All this code does is take arguments understood by IPFW, such as the chain of rules (ch), address table (tbl), address being sought (addr), and pack them up in a way that is usable by the radix code, which is called on line 13. The value is returned in the last argument to the function. All of the other functions in the table-management code, which add, delete, and list entries in the table, look very much the same. They are wrappers around the radix code. Treating the routing-table code as a library, as IPFW does, means writing less complex and tedious code, and results in a mere 200 lines of C code, including comments, to implement tables of network addresses. It is this sort of reuse, not the tortured kind that I more often come across, that leads me to praise this code.

Don't worry, I am sure next time I will be back to ranting about some bad bit of code, but I have to say it has been a nice surprise to have found two well-written pieces of code in two months. I think it is some sort of record.


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Dear KV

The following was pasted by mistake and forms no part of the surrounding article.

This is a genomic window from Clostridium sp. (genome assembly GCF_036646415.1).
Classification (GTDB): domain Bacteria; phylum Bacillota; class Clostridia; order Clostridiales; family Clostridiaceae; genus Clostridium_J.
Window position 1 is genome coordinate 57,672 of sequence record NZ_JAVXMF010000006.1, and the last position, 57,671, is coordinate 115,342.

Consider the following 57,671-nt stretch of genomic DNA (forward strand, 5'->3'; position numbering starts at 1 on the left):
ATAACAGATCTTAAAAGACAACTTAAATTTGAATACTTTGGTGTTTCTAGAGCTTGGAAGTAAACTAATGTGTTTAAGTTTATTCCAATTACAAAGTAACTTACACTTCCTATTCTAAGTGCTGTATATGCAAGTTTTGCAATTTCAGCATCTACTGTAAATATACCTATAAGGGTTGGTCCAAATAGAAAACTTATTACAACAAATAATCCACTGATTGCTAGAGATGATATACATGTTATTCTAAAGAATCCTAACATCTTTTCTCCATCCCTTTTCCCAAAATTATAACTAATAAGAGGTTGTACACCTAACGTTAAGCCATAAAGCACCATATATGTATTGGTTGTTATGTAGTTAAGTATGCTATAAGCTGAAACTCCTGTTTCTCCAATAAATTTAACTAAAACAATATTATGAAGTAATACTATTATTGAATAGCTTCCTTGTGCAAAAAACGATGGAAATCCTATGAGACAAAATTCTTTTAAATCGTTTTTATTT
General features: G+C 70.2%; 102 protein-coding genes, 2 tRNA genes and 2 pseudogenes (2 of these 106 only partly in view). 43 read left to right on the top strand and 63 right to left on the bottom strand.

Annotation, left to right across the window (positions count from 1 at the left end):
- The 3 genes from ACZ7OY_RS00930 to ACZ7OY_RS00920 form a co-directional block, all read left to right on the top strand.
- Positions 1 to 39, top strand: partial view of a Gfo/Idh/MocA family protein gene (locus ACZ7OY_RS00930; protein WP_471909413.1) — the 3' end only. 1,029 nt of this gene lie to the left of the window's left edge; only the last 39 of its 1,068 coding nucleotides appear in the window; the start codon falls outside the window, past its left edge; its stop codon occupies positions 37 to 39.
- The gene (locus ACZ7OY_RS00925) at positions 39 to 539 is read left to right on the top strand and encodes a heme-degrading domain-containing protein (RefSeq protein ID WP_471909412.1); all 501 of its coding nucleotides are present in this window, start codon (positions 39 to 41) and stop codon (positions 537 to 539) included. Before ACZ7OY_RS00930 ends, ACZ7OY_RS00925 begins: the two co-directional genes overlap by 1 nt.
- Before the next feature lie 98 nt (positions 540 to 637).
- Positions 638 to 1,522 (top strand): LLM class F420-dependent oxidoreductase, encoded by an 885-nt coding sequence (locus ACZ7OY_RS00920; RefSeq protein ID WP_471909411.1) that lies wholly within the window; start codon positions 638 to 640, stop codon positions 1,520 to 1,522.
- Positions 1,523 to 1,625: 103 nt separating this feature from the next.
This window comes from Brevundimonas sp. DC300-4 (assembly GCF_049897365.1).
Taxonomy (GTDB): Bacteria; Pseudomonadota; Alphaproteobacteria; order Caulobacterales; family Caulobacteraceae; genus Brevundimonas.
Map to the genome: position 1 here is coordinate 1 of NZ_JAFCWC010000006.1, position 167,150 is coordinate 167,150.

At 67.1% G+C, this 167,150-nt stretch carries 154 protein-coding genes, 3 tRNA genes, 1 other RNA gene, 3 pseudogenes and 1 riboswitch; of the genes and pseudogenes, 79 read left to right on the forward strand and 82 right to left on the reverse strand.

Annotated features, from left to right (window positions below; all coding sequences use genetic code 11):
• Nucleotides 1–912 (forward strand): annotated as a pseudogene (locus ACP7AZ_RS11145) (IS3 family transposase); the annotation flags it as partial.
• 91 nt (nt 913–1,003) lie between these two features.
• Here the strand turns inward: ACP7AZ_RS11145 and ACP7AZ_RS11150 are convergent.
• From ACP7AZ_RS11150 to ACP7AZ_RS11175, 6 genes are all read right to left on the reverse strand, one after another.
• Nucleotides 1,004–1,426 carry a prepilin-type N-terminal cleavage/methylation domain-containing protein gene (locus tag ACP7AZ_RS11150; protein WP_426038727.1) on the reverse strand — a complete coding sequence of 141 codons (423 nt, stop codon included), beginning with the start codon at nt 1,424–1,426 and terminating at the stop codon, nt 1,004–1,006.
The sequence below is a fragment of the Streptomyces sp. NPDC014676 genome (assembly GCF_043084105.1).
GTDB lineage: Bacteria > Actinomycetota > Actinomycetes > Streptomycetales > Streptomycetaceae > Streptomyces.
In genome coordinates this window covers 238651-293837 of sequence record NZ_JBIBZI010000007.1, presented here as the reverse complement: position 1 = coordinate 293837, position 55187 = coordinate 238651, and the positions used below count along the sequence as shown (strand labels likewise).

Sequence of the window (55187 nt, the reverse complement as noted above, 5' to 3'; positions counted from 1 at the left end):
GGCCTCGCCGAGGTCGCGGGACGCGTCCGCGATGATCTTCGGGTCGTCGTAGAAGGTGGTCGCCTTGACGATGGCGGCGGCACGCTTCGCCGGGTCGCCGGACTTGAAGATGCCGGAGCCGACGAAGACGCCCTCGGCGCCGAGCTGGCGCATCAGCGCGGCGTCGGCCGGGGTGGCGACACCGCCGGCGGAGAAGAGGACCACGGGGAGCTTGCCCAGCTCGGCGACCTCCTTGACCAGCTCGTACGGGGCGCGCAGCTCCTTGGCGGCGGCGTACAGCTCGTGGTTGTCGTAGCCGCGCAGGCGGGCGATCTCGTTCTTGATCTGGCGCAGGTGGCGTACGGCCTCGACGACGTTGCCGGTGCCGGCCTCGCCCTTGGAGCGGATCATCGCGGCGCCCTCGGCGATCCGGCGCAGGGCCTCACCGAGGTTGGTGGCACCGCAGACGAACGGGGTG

One of the people on my current project keeps complaining about my use of "colorful metaphors" in code. While I understand that I should not be checking these sorts of things into our source repo, I cannot see why he complains when he sees them on my screen. I mostly use such words for debugging messages because they are shocking enough to stand out from the rest of the log messages produced by our software. I cannot really believe that KV would object to a programmer adding a bit of salt to log messages.

Kolorful Koder

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Dear Kolorful

I can understand why you might think that I might be a prolific user of colorful metaphors, given some of the things I write about in this column. You are correct, and my coworkers can tell you that, because of my occasional outbursts when dealing with particularly horrific bits of code, they have heard me say a thing or two they wish they could now forget.

One of the things that can make me really like a piece of code is when a function or subsystem is properly reused.

Unfortunately, for you at least, I have to come down on the side of your coworker in this dispute. While I am sure you have faithfully marked every place your code might exclaim a colorful metaphor with the well-known comment "XXX Remove This!" the fact is that if you do this enough, someday, and usually on quite the wrong day, you are going to forget. You probably think you won't, but the risk is not worth the eventual hassle. I have been through that hassle, and I am glad that, for once, the problem was not my fault.